Jack Kelly: Not so swift

Real questions remain on Kerry's war record

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Accepting the Democratic nomination for vice president, John Edwards said of John Kerry, "If you have any question of what he is made of, just spend three minutes with the men who served with him then." The Democratic National Committee is trying hard to keep you from spending a minute with most of the sailors who served with Kerry during his abbreviated tour in Vietnam, because they have unflattering things to say. The DNC is threatening to sue television stations which run a commercial produced by the Swift Boat Veterans for Truth.

Jack Kelly is national security writer for the Post-Gazette and The Blade of Toledo, Ohio (jkelly@post-gazette.com, 412-263-1476).

Of the 23 officers who served with Kerry in Coastal Division 11, only one supports him for president. Two others are dead, and four want nothing to do with politics. The remaining 16 have declared him "Unfit for Command," the title of the book written by former Lt. John O'Neill, who took over Kerry's swift boat, PCF-94, when Kerry left Vietnam.

The Swifties charge Kerry didn't deserve two of the three purple hearts he was awarded, or either of his medals for valor, the silver star and the bronze star.

According to Kerry, his first taste of combat came on his first mission, on the night of Dec. 2, 1968. He was with two sailors in a Boston whaler on a night patrol. They saw sampans, presumably crewed by Viet Cong, unloading on a peninsula. They opened fire, and the Vietnamese ran for cover. In the "engagement," Kerry suffered a scratch on his arm from a piece of metal.

Kerry's account to his biographer, Douglas Brinkley, gives the impression that he was in command of the whaler. This was not so. Lt. William Schachte, later an admiral, was the officer in charge. Shachte said the Vietnamese never fired on the boat, and the sailors who were with Schachte and Kerry said they couldn't remember any return fire.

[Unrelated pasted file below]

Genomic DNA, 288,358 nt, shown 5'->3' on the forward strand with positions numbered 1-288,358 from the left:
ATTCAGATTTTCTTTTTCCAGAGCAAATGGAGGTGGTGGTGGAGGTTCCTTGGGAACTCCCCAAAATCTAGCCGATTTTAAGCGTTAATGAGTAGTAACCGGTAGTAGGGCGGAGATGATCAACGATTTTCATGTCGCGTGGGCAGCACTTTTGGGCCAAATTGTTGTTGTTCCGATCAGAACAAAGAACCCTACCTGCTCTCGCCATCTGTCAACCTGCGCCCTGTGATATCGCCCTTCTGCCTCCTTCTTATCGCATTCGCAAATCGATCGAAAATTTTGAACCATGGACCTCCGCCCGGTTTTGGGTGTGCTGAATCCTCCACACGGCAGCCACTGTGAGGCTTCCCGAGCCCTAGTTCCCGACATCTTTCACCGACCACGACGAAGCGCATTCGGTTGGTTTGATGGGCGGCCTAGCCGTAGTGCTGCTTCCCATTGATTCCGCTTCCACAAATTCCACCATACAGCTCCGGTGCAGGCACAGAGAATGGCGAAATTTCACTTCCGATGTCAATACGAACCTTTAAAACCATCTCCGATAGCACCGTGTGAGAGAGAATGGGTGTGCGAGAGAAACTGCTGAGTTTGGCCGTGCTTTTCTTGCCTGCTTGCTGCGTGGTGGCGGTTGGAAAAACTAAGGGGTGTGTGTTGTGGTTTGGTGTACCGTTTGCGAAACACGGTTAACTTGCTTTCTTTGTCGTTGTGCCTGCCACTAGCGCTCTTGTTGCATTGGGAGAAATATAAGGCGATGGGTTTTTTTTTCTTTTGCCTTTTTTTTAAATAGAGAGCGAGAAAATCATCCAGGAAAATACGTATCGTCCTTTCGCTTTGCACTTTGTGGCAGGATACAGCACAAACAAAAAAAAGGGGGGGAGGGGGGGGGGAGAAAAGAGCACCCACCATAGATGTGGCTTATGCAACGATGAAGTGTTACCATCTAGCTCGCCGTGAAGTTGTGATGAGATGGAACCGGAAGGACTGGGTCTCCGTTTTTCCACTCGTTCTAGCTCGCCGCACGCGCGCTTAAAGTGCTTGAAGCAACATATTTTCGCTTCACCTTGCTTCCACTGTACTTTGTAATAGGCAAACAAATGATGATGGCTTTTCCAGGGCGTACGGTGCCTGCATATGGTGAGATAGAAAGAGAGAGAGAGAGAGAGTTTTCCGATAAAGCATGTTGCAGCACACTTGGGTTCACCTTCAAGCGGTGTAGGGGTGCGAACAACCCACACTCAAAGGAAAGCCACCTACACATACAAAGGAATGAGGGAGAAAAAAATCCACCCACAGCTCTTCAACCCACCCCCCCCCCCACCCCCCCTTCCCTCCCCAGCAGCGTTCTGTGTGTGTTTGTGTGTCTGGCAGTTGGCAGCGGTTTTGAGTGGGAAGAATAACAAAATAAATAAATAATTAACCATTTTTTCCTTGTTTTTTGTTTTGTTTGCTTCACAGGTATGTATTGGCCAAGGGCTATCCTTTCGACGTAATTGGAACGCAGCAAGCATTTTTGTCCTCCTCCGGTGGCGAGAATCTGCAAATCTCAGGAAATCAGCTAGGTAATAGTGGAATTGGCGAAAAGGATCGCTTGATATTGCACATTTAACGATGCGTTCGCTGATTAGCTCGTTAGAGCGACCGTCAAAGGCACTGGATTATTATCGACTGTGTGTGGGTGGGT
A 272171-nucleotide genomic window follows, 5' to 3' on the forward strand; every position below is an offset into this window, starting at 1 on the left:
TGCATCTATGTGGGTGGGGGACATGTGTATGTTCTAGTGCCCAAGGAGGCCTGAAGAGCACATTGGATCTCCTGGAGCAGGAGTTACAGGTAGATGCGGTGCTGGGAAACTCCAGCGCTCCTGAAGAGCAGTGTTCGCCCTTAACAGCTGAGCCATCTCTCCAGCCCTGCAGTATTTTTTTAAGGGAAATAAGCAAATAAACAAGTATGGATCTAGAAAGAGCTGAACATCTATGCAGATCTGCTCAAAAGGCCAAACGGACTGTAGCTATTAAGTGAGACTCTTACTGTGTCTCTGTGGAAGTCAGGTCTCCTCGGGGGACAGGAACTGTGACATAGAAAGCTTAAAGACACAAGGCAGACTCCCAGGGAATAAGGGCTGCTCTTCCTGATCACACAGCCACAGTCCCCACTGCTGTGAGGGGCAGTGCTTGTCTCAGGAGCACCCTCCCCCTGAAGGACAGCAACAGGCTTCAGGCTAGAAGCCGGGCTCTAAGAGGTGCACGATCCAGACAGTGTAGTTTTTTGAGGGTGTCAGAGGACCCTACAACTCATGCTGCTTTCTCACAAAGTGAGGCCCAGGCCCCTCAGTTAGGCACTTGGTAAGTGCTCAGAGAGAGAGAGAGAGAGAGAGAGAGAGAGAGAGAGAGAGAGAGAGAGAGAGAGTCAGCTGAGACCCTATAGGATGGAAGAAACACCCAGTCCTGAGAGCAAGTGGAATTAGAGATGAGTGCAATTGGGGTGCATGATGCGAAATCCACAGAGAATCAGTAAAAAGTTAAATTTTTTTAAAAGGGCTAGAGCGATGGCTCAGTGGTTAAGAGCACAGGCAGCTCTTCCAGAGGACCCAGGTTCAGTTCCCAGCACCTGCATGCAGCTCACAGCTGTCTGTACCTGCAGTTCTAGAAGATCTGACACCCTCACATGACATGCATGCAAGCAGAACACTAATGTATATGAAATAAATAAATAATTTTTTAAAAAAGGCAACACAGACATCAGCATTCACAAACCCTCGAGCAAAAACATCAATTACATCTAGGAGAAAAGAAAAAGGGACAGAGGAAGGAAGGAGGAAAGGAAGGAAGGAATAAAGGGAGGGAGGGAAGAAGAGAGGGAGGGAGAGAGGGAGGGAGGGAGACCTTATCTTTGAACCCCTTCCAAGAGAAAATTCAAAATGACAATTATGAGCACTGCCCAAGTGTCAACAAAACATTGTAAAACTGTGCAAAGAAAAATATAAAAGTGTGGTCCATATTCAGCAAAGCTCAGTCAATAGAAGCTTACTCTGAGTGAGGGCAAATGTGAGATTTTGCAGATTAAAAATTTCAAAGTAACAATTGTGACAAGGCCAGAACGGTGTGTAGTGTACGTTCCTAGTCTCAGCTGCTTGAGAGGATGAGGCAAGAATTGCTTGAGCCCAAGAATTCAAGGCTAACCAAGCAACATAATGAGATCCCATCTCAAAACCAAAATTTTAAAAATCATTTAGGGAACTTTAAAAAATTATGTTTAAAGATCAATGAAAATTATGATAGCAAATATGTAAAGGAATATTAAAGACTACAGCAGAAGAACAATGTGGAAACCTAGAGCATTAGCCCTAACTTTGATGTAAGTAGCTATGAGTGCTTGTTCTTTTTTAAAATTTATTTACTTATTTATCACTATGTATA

Shachte said Kerry's scratch was self-inflicted. He had fired an M-79 grenade launcher too close to the shore. It struck a rock, and a fragment of metal ricocheted and struck Kerry. Louis Letson, the doctor who treated Kerry (he put a Band-Aid on the cut) said the metal fragment looked like a piece from an M-79 grenade.

The Kerry campaign has charged that Letson didn't treat Kerry, because the log recording his treatment was signed by J.C. Carreon. But Letson was the only physician assigned to Cam Ranh Bay at the time. If you've ever been to a doctor's office, you may have noticed that the doctors themselves rarely do the paperwork. Carreon (who died in 1992) was Letson's corpsman.

Kerry received his third purple heart, and his bronze star, for an action on March 13, 1969. Kerry alleges he was wounded in the right buttock by the explosion of an underwater mine under an accompanying swift boat. Jim Rassmann, an Army Special Forces officer, was knocked off Kerry's boat by the mine explosion. Kerry was awarded the bronze star for coming back "under heavy fire" to fish Rassmann out of the water. Rassmann and the sailors on Kerry's boat support Kerry's story.

But sailors on the other swift boats say there was no enemy fire. From the text released by the Swift Boat Veterans for Truth: "The force of the explosion disabled PCF-3, and threw several sailors, dazed, into the water. All boats, except one, closed to rescue the sailors and defend the disabled boat. That boat -- Kerry's boat -- fled the scene. ... After it was apparent there was no hostile fire, Kerry finally returned, picking up Rassmann who was only a few yards away from [Jack] Chenoweth's boat which was also going to pick Rassmann up." (Chenoweth is one of the members of the group.).

There is no reason to suppose that Rassmann is lying, but there is also no physical evidence to support the Kerry/Rassmann account. No sailors were injured by gunfire; there were no bullet holes in Kerry's boat, or any other boat.

Kerry's wound, moreover, had occurred not during the mine explosion, but earlier, when he tossed a concussion grenade into a pile of rice, according to Larry Thurlow, an officer who was with Kerry at the time.

Rassmann, in his Aug. 10 op-ed in The Wall Street Journal, said Kerry was injured in the mine explosion. But Kerry told his biographer, Douglas Brinkley that "I got a piece of small grenade in my ass from one of the rice bin explosions."

The Kerry campaign so far has responded to the Swift Boat Veterans for Truth not by refuting their accusations, but by attacking their motives and their character. The Swifties are a Republican front group, Democrats charge, even though O'Neill says he voted for Al Gore in 2000. Co-author Jerome Corsi is an "anti-Catholic bigot." Since Corsi is a Catholic who regularly attends Mass, this charge is unlikely to be true, and is in any case irrelevant, since it has nothing to do with the truth or falsity of what the Swifties charge.

Kerry could clear up much of the confusion if he would authorize release of all his military records. His failure to do so suggests there may be something he doesn't want Americans to know.


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